As with other specific antiviral therapies the drugs that are active against influenza are only effective when started very early in clinical course. This has hindered the widespread use of these specific therapies as patients, quite correctly, do not seek medical attention within 24—48 hours of the start of their illness. Those hospitalized with influenza and its complications have usually been ill for several days limiting the utility of antivirals. However, prophylactic use of antivirals is an effective means of preventing influenza especially in institutions for the elderly where epidemics can be devastating.
Two classes of agent are active against Influenza viruses. Amantadine and its analogue, rimantadine have been available for many years. Recently, two related agents zanamivir and oseltamavir have become available.
It is very difficult to limit the spread of influenza viruses during epidemics. However, efforts are made in institutions. Visitations may be limited and attention to barrier precautions (e.g., personal respirators) and hand washing encouraged.
Immunization is the most important strategy employed to limit susceptibility to Influenza. It is advocated for all people over the age of 65 and anyone with a chronic medical condition (e.g., coronary artery disease, diabetes, kidney disease). Particular attention to residents of chronic care facilities should be made.
Killed (formalin inactivated) influenza vaccine is available each year. Based on the experience of the past season and the current circumstances in the other hemisphere, an international panel decides upon the component strains in the spring to allow lead-in time for the production of vaccine for administration in the fall. Ideally, the vaccine incorporates antigens of the A and B influenza strains that will be prevalent in the community during the upcoming winter. Two Influenza A and one Influenza B strain are included in each year’s vaccine.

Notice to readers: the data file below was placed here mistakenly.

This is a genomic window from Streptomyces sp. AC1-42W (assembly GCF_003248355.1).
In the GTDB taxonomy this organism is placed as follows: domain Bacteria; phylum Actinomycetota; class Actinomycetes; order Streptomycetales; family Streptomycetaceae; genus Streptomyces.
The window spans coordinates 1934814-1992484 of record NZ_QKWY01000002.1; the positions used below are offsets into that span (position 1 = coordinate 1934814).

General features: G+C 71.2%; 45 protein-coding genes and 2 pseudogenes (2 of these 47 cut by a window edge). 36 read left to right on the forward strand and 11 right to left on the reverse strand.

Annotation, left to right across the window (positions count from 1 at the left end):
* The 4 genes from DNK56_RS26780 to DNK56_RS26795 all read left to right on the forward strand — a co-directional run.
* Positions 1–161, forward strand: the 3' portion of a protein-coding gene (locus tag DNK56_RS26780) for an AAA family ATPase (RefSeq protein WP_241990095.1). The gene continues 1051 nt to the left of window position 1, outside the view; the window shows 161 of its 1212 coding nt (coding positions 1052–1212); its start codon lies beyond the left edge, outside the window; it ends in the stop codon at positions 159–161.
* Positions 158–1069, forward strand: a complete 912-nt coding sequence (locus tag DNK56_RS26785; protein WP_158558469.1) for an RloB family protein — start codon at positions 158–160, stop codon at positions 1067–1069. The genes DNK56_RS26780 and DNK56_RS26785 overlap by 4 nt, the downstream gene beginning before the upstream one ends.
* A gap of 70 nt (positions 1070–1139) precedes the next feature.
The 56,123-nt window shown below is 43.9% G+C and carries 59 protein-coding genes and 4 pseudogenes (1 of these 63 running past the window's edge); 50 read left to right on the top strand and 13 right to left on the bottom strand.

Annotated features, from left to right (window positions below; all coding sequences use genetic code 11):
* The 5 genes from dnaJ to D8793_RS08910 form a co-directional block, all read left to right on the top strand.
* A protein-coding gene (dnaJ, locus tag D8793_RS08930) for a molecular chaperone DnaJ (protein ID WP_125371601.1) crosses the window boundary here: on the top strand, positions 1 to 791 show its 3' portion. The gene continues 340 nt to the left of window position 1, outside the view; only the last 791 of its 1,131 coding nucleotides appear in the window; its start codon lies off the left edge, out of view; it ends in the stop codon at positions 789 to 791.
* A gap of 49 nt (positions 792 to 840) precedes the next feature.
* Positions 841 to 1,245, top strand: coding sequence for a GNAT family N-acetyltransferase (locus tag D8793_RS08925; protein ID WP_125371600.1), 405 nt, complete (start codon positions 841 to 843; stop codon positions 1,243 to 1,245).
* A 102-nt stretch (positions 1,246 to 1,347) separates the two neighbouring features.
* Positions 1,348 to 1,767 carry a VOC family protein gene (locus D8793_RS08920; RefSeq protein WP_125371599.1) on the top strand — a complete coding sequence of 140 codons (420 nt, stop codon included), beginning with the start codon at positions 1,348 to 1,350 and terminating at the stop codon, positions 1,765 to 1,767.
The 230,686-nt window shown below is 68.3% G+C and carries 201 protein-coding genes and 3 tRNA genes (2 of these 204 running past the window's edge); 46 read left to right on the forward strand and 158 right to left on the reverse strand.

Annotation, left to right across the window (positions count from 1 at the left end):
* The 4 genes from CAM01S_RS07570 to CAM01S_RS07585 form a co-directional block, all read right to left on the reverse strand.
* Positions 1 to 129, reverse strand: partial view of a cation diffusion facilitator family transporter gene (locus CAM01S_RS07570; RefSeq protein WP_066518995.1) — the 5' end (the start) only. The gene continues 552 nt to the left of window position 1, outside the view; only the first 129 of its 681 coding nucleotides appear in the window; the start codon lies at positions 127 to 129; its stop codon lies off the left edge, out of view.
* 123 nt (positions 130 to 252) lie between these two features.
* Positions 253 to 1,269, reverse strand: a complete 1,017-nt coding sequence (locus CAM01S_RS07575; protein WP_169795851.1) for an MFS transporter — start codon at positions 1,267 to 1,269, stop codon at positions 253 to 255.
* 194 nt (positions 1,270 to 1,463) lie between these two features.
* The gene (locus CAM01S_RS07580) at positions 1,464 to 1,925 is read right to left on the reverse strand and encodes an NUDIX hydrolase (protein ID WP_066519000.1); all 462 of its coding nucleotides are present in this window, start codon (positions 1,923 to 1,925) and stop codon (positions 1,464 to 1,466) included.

Measles virus a member of the Paramyxoviridae family. Other important members of the Paramyxoviridae family include mumps, parainfluenza virus and respiratory syncitial virus (RSV) that are discussed below.
Measles is very infectious. It is one of very few pathogens of humans that is transmitted via the airborne route. Special attention must be made to engineering controls of air flow in hospital rooms that house measles patients.
Measles is an acute disease characterized by fever, cough, coryza, conjunctivitis, an erythematous maculopapular rash, and a pathognomonic enanthem on the buccal mucosa (Koplik spots). It is also called Rubeola (not to be confused with Rubella or “German Measles”). Complications such as otitis media, bronchopneumonia, laryngotracheobronchitis (croup), and diarrhea occur more commonly in young children. Acute encephalitis, which frequently results in permanent brain damage, occurs in approximately 1 of every 1000 cases. Death, predominantly due to respiratory and neurologic complications, occurs in 1 to 2 of every 1000 cases reported in the United States. Case fatality rates are increased in immunocompromised children in particular those that are malnourished. Several million children still die annually.